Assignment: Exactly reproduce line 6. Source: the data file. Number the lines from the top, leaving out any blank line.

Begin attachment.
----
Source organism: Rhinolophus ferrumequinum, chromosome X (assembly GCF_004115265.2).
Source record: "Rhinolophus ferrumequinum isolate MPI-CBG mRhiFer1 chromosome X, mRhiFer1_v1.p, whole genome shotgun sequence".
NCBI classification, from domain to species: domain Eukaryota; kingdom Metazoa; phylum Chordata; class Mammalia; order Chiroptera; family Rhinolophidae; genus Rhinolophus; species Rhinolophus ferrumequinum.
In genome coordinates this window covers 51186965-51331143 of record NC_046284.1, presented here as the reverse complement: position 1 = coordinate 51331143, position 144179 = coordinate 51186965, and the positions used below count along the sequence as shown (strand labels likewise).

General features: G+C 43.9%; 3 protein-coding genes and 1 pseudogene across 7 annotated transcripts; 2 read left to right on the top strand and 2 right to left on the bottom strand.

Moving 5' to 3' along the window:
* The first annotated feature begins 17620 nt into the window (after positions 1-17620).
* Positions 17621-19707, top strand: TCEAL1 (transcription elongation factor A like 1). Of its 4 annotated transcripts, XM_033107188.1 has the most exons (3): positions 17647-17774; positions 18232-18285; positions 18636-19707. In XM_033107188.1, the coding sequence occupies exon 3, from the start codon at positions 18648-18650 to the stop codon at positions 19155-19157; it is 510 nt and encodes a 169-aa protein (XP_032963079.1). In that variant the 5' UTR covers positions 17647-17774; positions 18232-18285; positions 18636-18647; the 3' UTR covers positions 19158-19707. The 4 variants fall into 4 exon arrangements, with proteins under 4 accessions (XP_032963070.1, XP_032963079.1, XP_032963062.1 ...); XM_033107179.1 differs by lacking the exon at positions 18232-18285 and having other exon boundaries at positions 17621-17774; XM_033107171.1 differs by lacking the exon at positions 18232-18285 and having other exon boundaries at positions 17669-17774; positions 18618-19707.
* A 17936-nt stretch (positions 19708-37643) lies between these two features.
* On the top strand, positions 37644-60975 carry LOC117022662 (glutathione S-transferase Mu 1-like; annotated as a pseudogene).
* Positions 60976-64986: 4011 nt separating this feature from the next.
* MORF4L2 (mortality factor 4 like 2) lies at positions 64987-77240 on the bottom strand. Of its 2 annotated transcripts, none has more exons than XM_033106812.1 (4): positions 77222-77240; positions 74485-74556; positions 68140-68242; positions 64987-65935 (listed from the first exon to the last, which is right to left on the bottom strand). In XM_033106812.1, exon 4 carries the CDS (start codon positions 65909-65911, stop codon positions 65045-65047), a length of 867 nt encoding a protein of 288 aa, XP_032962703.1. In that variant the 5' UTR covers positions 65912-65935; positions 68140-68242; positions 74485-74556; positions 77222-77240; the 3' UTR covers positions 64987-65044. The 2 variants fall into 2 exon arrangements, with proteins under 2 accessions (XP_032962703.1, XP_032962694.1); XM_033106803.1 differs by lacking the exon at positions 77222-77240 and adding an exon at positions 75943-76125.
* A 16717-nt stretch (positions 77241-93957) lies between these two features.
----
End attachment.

Moving 5' to 3' along the window: